Wolfgang Buchholz, Richard Cornes, Wolfgang Peters
Lindahl Equilibrium Versus Voluntary Contribution to a Public Good: The Role of the Income Distribution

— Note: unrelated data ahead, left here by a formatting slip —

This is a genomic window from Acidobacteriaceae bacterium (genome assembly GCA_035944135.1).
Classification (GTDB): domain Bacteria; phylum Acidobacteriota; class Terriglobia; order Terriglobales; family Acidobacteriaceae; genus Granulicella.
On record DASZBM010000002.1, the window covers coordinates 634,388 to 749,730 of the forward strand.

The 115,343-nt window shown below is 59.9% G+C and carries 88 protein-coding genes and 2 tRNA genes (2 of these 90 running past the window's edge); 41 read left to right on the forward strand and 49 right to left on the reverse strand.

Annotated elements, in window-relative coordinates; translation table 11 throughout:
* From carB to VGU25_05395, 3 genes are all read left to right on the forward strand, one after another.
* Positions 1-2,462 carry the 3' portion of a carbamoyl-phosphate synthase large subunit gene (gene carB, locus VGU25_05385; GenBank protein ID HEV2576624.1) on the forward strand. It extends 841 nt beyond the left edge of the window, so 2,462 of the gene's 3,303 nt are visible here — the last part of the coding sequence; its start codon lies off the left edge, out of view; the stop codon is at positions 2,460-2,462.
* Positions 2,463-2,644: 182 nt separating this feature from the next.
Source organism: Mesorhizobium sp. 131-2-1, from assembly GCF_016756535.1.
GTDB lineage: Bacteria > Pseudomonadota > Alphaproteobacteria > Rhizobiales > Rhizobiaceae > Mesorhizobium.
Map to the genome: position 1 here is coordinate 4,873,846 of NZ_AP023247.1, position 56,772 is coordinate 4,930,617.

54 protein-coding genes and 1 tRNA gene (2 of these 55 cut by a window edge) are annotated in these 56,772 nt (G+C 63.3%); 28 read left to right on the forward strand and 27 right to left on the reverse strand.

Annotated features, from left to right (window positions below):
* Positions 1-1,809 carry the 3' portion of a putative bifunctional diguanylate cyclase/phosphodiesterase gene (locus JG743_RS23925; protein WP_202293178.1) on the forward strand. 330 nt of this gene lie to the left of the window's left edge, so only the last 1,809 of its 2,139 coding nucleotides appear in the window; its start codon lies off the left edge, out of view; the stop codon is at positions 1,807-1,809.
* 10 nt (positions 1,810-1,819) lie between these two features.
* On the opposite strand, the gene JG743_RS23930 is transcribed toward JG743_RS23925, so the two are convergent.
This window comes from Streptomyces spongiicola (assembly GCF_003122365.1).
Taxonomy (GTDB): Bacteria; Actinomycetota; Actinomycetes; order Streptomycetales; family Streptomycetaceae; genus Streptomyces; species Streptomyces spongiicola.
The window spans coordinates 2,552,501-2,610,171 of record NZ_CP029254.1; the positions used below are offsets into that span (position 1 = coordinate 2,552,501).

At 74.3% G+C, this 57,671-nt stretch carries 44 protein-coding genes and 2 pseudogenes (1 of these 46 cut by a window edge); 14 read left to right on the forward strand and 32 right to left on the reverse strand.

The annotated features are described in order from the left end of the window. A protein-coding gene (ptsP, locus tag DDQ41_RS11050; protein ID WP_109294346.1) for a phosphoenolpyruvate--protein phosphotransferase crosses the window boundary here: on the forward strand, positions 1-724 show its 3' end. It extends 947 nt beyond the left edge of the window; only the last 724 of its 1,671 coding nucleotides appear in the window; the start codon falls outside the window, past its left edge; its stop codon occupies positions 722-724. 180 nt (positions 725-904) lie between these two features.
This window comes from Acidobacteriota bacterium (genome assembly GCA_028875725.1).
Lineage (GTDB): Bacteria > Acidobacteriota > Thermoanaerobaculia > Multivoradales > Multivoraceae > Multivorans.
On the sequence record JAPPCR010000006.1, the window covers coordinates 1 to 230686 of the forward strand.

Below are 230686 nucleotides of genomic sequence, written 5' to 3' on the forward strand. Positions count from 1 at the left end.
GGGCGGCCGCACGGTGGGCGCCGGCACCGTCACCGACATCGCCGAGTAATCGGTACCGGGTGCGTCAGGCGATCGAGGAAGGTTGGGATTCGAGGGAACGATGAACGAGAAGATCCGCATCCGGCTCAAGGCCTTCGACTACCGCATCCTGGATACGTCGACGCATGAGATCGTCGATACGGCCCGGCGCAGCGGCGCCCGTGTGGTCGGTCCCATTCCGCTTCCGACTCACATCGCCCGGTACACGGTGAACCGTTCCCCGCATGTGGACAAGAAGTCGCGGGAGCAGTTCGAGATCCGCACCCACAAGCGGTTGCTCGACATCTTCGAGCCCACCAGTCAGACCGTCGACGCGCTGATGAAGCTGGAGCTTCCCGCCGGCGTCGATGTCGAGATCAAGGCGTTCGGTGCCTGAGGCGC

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Lindahl equilibria are often seen as an ideal outcome of cooperation in a public-goods economy. But it has also been observed that, if no transfer payments are possible, the Lindahl equilibrium may not be Pareto-superior to the Nash outcome of the voluntary-contribution game. We derive conditions under which agents (or countries in the case of an international public good) will prefer the Lindahl over the Nash solution. In particular we show that rich agents in general are better off in the Lindahl equilibrium than in the voluntary-contribution equilibrium. When the exogenously given income distribution is not skewed too much or the original economy is replicated sufficiently often, all agents will gain by the move from the Nash to the Lindahl outcome. The underlying effects are related to the famous exploitation of the rich by the poor countries occurring in Nash equilibrium (which follows from Warr neutrality) and the fact that the underprovision of the public good in Nash equilibrium is particularly serious in large economies. Finally, we tentatively discuss some potential applications concerning international cooperation on global public-good provision.